Paris is a city with a rich literary history. The City of Lights has been the stomping grounds of literary greats like Charles Baudelaire, Victor Hugo, Alexandre Dumas as well as countless other (French and non-French) writers. The so-called “Lost Generation,” a term coined by Gertrude Stein and used by Ernest Hemingway to describe his fellow American expat writers who landed up in Paris after World War I, made the city a literary icon for Americans, too. The Lost writers penned their future masterpieces in the city’s hotels, drank copious amounts of coffee in its cafes and heatedly debated in its bars. Below are eight literary destinations to visit the next time you’re in Paris.
Located on the quai d’Anjou on the Ile Saint-Louis, Hôtel de Lauzun has quite the interesting past. It was owned by members of the aristocracy until the French Revolution, at which point it was divided up into apartments. In 1843, bibliophile Jerome Pichon rented out some upstairs apartments in the hotel to the writer Charles Baudelaire, who wrote the poems of Les Fleurs du Mal here. Baudelaire also founded his legendary “Club of the Hashish Eaters,” which included Victor Hugo and Alexandre Dumas, in the Lazun.
Since opening in the late-19th century, various writers have imbibed libations at Les Deux Magots. Albert Camus, Ernest Hemingway, Richard Wright and James Joyce all patronized this cafe, and it has such a strong literary association that it gives out the Deux Magots literary prize every year. Located in the Saint-Germain-des-Pres neighborhood, you can enjoy a glass of wine of the terrace and toast to the literary greats who once drank here.
You’ll find Shakespeare and Company in the Fifth Arrondissement. It may seem like just another bookstore, but the shop has a compelling literary history. The original Shakespeare and Company was built in the ‘20s and served as a gathering place for Hemingway, Fitzgerald and their friends. When literary publishers proved too squeamish to put out James Joyce’s masterpiece Ulysses, Shakespeare and Co. owner and founder Sylvia Beach had a special edition printed and bound. It closed during World War II, and when it reopened in the ‘50s, it was frequented by members of the Beat Generation such as Allen Ginsberg and Gregory Corso. Today, it’s filled with new and antique books as well as a free reading library open to the public.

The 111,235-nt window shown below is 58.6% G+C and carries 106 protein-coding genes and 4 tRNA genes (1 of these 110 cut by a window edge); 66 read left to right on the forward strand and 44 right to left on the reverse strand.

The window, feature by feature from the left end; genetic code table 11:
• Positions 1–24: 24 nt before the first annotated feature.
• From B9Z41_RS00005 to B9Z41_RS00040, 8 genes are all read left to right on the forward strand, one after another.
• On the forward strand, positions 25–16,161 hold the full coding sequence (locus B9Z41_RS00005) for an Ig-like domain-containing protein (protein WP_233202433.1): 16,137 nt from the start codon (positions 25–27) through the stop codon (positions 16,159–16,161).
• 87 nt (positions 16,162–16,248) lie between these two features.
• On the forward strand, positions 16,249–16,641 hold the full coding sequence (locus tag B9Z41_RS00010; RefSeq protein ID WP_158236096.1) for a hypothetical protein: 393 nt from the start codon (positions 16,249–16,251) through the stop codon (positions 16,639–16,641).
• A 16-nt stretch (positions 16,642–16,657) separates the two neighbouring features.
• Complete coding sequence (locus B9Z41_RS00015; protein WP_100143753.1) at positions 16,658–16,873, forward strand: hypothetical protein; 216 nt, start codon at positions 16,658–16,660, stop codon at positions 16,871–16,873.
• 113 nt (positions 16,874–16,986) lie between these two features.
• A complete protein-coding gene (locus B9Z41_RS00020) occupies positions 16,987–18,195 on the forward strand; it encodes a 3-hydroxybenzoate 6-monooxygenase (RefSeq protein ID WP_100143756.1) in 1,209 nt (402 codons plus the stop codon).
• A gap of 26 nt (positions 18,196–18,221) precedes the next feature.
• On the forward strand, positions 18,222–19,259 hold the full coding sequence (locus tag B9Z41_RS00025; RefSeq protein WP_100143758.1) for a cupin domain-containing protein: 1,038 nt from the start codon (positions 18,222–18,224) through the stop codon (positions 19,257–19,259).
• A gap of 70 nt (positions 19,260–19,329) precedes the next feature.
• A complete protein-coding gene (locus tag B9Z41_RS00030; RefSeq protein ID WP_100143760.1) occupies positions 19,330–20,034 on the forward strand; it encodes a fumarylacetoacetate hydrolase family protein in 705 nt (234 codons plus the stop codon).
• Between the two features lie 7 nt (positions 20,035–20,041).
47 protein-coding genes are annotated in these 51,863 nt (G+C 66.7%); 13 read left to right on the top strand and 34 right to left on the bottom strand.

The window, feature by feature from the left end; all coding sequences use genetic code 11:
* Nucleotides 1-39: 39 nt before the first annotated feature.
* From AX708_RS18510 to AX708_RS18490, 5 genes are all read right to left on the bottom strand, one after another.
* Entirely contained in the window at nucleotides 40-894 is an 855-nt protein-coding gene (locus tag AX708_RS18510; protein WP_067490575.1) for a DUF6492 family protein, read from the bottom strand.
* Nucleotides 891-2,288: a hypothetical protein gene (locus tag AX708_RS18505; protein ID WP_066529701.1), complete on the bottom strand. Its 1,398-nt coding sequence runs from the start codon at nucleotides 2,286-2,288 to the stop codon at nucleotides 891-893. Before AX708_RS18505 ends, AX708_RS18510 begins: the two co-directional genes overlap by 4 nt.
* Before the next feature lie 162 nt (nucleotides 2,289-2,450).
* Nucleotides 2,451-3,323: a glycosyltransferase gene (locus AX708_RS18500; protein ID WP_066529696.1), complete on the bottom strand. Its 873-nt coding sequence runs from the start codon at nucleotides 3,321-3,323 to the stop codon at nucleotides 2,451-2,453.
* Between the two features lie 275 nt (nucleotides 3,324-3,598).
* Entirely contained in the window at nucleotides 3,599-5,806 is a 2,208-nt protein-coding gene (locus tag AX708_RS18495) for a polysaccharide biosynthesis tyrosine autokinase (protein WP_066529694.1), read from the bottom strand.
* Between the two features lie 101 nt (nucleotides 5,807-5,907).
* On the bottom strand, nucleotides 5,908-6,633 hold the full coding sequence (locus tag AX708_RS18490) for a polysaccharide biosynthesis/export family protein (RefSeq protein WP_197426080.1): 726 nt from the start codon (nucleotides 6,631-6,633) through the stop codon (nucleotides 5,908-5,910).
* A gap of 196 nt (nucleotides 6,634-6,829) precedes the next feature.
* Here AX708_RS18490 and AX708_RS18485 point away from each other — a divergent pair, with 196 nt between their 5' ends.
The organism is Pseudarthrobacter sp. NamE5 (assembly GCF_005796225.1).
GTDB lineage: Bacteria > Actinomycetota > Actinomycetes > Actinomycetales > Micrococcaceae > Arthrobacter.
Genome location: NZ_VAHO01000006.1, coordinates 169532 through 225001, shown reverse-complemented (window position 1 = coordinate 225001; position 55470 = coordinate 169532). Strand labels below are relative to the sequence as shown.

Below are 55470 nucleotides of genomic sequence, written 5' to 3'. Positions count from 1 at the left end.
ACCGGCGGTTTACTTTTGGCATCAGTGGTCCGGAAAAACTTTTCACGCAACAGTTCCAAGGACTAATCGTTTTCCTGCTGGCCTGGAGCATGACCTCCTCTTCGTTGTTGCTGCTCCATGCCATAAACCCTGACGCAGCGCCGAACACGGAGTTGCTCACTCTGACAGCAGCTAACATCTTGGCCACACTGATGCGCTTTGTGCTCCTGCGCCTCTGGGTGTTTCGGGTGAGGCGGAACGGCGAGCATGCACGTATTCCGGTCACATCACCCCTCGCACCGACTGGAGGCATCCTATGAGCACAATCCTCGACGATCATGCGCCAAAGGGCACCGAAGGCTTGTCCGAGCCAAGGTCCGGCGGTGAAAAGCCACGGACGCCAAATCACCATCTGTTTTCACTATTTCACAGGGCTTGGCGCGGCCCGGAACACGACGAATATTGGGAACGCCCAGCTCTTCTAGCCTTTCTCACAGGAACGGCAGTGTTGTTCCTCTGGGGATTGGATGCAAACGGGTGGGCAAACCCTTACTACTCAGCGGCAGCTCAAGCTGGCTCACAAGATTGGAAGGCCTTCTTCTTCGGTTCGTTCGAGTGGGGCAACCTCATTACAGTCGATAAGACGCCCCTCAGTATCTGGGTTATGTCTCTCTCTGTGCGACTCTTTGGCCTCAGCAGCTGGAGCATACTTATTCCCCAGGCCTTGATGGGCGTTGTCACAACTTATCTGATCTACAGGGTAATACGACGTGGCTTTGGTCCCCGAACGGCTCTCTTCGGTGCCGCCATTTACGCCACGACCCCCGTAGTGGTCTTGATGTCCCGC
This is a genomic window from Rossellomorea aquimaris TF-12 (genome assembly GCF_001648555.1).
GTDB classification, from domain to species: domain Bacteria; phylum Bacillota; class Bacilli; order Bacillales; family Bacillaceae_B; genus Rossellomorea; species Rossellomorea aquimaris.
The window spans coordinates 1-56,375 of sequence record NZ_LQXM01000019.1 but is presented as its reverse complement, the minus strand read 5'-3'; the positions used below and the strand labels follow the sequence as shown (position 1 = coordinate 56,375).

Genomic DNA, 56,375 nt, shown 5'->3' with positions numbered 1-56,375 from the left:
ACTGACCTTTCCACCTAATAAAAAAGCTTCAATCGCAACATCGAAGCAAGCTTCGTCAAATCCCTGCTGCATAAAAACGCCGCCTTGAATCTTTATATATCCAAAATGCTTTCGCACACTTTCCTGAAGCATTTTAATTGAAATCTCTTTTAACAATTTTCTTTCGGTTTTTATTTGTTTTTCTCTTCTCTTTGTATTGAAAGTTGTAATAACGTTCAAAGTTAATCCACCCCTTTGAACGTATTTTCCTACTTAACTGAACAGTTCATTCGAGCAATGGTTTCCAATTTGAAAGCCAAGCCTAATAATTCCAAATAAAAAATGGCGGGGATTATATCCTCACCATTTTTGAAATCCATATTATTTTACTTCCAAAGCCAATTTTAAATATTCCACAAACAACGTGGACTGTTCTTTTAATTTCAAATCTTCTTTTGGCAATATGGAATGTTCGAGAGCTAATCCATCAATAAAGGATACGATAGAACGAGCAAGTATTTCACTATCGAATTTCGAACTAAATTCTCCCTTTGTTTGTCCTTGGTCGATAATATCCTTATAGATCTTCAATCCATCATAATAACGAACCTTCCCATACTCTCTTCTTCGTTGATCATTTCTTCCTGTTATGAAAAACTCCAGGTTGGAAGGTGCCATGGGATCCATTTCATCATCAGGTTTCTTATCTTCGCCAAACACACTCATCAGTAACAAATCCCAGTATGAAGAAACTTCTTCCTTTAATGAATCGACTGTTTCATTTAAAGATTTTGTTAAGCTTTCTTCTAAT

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You’ll find the Comédie-Française, the oldest active theater in the world, in the Palais Royal at 2 rue de Richelieu. Some of France’s most revered dramatic works were performed here, including the works of Jean-Baptiste Poquelin, better known as Molière. In fact, the theater is so closely associated with his work that Comédie-Française called the “House of Molière.” Other playwrights’ work that was performed here include Jean Racine, Honoré de Balzac and Emile Zola.
Founded in the late 1600s, Le Procope is the oldest cafe in Paris. It has also served as the gathering place of French novelists from Voltaire to Paul Verlaine—not to mention Americans like Benjamin Franklin, who legend has it wrote part of the U.S. Constitution here while serving as Ambassador to France. Since it was first established across the street from the Comédie-Française theater, it became known as the theatrical cafe. Located in the Sixth Arrondissement, you can take in the gilded surroundings of the same cafe that literary luminaries frequented as you enjoy seafood platters with a French flare as well as go-to classics like calf’s head.
On the boulevard du Montparnasse, you’ll find La Closerie des Lilas—a triple threat cafe, restaurant and brasserie. Poets Paul Fort, Max Jacob and Guillaume Apollinaire gathered here to read their work. At night, it was the meeting place of American writers such as Henry Miller and F. Scott Fitzgerald. Plus, you can do some excellent people-watching on the terrace, where Fitzgerald allegedly showed the manuscript of The Great Gatsby to Ernest Hemingway.
Located on the cross between the Boulevard des Capucines and Place de l’Opéra, Café de la Paix originally opened in 1862 in service to the Grand-Hôtel de la Paix. Its literary connections grew as writers began to patronize the cafe—Emile Zola, Guy de Maupassant, Jules Massenet…the list goes on. The Canadian poet Robert Service even used the cafe as the setting for his poem ”The Absinthe Drinkers”.
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For a taste of Paris’ modern literary scene, head over to Maison de la Poésie, located in the Theater Molière. Officially called the Maison de la Poésie – Literary Scene since the end of 2012, the works of such contemporary writers as Don DeLillo, Luis Sepulveda and Marie Ndiaye have all been performed here. Performances take place in settings ranging from intimate gathering spaces of 40 seats to an Italian style hall with 166 seats.
Dylan Hill is a freelance writer currently based in Los Angeles.